Orthodox Christian doctrine history also denies the notion of open theists that classical theism is a pagan mixture. Even Boyd writes that the history of orthodox Christian doctrine has always been on the side of classical theism, concluding “I must concede that the open view has been relatively rare in church history” (see The God of the Possible, pg. 115). Such a perspective is in keeping with the Church fathers, Luther, Calvin, Melancthon, the Puritans, as well as Spurgeon, Edwards, and Hodge, all of whom confirmed the classical doctrine as God’s deposited truth.

    As noted above, some open theists will trot out their barbs about Augustine’s or Aquinas’ influence by the Greeks in the development of theology. That is about the extent of what they can say, since very few have studied these theologians or Greek philosophers carefully and formally. There is no disputing that Augustine owed much to Platonic thinking. In fact, it was his studies of Plato and Plotinus that led Augustine to his conversion to Christianity. The more Augustine read these thinkers the more Augustine realized that the whole of Greek thought had to be recast within the light of the Scriptures.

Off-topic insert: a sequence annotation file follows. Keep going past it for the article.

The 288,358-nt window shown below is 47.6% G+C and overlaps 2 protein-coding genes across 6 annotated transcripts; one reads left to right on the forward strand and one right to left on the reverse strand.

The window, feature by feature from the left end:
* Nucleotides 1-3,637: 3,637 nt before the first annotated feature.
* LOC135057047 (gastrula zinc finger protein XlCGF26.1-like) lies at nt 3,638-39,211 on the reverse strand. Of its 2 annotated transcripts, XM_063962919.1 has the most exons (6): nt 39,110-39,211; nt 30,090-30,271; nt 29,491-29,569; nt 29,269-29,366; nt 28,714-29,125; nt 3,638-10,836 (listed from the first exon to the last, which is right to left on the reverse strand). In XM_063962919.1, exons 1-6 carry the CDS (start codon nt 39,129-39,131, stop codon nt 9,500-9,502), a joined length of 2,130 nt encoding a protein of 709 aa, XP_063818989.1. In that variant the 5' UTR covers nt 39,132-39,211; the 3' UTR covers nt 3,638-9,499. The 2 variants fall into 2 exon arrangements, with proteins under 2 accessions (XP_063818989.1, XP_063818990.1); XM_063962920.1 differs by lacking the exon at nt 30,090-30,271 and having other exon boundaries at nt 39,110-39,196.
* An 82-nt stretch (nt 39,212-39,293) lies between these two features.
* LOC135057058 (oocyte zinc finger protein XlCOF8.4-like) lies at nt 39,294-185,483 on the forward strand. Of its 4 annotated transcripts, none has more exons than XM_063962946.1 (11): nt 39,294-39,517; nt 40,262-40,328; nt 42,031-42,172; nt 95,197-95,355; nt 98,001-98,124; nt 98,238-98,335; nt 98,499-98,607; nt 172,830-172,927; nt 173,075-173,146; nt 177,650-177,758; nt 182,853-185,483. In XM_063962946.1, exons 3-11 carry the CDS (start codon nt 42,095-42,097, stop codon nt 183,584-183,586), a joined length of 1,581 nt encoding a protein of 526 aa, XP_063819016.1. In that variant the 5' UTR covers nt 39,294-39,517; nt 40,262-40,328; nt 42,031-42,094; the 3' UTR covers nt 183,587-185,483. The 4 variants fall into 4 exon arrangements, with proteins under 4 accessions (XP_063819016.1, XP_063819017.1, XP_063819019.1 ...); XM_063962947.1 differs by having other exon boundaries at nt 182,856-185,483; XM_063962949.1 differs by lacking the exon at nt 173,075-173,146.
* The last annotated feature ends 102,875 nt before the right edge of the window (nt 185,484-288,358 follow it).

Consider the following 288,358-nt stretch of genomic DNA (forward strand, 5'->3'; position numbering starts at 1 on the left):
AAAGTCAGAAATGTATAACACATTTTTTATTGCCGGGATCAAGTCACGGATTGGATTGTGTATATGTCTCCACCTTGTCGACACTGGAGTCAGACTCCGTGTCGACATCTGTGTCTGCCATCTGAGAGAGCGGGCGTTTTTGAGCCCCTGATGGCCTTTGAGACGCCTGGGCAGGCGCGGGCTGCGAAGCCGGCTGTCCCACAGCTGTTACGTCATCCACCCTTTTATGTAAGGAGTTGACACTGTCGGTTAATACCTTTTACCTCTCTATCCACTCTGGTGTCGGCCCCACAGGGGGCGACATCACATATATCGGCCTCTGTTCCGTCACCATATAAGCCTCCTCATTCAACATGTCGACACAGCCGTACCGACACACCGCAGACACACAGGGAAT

Likewise, Aquinas spent much of his free time in 1268 and the next five years writing commentaries about Aristotle. These were not the task of a Dominican theologian, which he was at the time (in Paris), and they were not written to twist the texts of Aristotle into a Christian purpose. It was afterwards, when Aquinas had more fully developed understandings of the Greeks, that he began composing his “errors of Aristotle”. Few persons who have not formally studied Aquinas realize that in all his thinking, Aquinas held to the intellectual policy that a genuine conflict between what the human mind can know and the truths of the Christian faith can never arise. There are many seeming conflicts, as Aquinas’ “errors of Aristotle” plainly showed.